Urban land reform missing in the current debate


The Namibia government has been holding public consultations to get input from the populace regarding the land issue ahead of the national land summit in October. Namibia will hold the second land indaba after promises of the first land dialogue in 1991 failed to resolve the land question for the past 28 years.

In preparation for the conference, the Ministry of Land Reform has been conducting public hearings, to hear public concerns and get input on how best to resolve the land issue. What emanated from these regional consultations is that people are favouring the expropriation of farmland without compensation and the recognition of ancestral lands.

The 1991 land dialogue skirted around expropriation and restitution of ancestral land, but now the public demands that the two concerns be top on the agenda when the nation converges for the conference in Windhoek.

Public debate on the land reform narrative is more concentrated on farming and rural lands. We are not witnessing any public debate around urban land reform. We are not hearing voices calling for expropriation (without compensation) of urban land. We are not hearing voices of concern about redistribution of urban land in the capital and other urban centres in the country. Land, mostly in Windhoek, is highly commercialised, a commodity that can only be afforded by a few.

Mathematically, there ought to be public excitement in terms of debate on the need to make land affordable to all urban residents. The lack of urban land is the most pressing matter, not only in Namibia and the Southern African Development Community but also across Africa as a whole.

Cities on the continent are undergoing a rapid demographic transformation, as more and more people are migrating to urban centres. But the majority of people in the regional metropolis like Windhoek, Maputo, Johannesburg, Luanda and Lusaka are living under squalid conditions. They are living in informal settlements without land rights or deeds, which effectively renders them homeless.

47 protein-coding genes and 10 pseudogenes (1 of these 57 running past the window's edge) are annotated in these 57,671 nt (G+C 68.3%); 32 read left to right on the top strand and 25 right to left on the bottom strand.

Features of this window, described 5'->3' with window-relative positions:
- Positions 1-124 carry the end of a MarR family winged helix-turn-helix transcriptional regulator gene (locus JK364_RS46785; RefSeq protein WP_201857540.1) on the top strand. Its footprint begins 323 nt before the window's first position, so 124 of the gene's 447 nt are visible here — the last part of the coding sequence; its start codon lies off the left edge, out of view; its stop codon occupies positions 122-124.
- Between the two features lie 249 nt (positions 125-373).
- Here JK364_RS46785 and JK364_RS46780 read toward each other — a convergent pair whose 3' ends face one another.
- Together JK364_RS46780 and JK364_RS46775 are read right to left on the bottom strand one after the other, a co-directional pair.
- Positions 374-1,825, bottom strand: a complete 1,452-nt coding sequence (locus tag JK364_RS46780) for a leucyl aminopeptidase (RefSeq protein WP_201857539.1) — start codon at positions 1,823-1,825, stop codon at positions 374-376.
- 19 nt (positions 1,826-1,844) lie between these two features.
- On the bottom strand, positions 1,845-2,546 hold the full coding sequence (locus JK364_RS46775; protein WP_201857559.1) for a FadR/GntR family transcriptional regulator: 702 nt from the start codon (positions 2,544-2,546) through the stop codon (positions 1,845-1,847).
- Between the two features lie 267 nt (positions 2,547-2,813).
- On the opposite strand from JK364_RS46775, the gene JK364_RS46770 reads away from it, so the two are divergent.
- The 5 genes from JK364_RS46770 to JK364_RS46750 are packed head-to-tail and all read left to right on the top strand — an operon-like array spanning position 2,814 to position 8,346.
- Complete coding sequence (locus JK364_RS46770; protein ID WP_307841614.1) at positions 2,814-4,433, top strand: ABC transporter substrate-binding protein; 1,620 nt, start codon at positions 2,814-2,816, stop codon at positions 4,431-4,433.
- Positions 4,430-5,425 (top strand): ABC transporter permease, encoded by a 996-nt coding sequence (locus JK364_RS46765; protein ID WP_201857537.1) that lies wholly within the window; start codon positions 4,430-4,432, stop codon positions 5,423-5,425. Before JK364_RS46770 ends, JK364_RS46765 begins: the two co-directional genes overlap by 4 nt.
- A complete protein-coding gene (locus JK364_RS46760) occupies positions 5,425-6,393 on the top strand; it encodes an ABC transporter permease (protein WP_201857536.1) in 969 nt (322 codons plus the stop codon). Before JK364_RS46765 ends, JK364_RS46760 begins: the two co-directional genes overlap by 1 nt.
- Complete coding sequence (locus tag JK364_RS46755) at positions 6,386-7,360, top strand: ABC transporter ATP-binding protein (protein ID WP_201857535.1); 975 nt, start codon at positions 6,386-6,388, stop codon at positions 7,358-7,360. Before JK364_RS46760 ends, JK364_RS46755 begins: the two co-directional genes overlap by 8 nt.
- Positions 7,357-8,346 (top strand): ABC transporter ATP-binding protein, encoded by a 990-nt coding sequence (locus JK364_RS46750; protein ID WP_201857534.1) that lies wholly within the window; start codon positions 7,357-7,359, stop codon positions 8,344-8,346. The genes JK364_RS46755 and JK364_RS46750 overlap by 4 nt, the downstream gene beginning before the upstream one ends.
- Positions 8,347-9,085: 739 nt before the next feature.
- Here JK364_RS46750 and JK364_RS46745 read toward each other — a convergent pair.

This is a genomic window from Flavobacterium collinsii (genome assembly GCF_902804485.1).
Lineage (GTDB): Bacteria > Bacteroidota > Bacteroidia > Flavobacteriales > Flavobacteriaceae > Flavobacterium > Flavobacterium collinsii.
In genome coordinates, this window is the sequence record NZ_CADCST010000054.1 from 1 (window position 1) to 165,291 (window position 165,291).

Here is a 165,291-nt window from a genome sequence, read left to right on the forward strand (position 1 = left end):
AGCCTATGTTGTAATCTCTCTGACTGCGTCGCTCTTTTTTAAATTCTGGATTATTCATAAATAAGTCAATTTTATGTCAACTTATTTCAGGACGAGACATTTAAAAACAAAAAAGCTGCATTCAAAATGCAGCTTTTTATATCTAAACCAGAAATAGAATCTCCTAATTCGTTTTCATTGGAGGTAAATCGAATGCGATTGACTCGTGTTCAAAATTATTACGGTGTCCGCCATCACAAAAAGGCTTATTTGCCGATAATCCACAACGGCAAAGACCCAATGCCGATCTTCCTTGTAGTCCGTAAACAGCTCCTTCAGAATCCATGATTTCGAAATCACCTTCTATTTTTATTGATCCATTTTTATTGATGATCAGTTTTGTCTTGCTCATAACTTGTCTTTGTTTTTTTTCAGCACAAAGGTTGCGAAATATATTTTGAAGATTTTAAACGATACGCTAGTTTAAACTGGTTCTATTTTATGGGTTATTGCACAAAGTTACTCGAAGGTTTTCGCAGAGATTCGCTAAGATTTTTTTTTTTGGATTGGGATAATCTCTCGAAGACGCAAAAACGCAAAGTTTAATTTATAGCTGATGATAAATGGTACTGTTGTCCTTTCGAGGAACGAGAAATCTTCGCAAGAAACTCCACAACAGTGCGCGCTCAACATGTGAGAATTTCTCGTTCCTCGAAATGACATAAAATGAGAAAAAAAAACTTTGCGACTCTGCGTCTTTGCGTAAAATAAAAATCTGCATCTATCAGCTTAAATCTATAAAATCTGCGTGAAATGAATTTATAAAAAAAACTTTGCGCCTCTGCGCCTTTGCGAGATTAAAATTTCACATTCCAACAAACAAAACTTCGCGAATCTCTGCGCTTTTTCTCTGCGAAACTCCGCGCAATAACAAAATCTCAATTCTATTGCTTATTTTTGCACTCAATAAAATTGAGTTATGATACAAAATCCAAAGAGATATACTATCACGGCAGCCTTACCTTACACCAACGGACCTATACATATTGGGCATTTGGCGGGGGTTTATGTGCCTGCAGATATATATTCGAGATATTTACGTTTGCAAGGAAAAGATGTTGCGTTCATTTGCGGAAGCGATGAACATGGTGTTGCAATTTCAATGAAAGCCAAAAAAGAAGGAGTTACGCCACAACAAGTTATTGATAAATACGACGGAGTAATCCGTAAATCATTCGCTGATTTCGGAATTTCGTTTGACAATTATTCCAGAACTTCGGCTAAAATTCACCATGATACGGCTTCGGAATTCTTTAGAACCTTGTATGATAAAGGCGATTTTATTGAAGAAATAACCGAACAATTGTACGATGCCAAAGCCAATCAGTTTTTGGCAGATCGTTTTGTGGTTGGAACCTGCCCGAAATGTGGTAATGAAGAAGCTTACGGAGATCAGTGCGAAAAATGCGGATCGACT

Many young professionals and their families have been forced to lead nomadic lifestyles, through short-term rental contracts. They are being squeezed dry of their salaries by the greedy and unregulated real estate industry. They cannot plan long-term, they cannot be ambitious, and they cannot belong to any neighbourhood – because they are constantly on the move, trying to navigate high rental charges.

All this is due to a monumental failure in the provision of urban land by local authorities who have instead prioritised profit over social justice. We still rely on archaic and discriminatory land management systems that make it a taboo for the majority of city residents to own a house in the more affluent suburbs. Instead, they are concentrated on the edge of the city in Katutura and far from the central business district.

Inflexible land management policies in local authorities have resulted in one of the greatest social injustices of our time by denying the majority of urban residents the right to seamlessly acquire land and afford decent housing.

The City of Windhoek leadership has on numerous occasions blamed its laxity in providing land on the unavailability of land. Yet the city is surrounded by large parcels of private land that lie idle. We are not setting an agenda here, but wondering why the state cannot expropriate that land to resolve the housing crisis in Windhoek. Most informal settlements on the edge of the city are now built on private land. So, our question is why the state cannot invoke its constitutional powers to commandeer those lands in the best interest of the nation?

Meanwhile, the debate around urban land reform has been gaining traction in South Africa. In March 2018, thousands of landless people (those living in informal settlements and renting backyard rooms) in Cape Town took part in the ‘Land for Living’ protest to demand land on which to build ‘dignified homes’.

 Oumar Sylla, the head of Land and Global Land Tool Network Unit explained the importance of land ownership to Human Habitat that: “Access and securing land rights are fundamental to shelter and livelihood, as well as the realisation of human dignity, economic prosperity and for the attainment of the sustainable development goals overall”. 

Therefore, as Namibians preparing to get another shot at resolving the land question, the delegates to the summit need to be cognisant of the urgency to address the urban land question.

Writing in The Conversation, Sarita Pillay, a doctoral student at the University of the Witwatersrand, rightly observed that “genuine land reform requires a shift in the country’s approach to urban land: it can’t be seen simply in terms of its market value and its potential for profit. Land’s social and redress value must be considered”.






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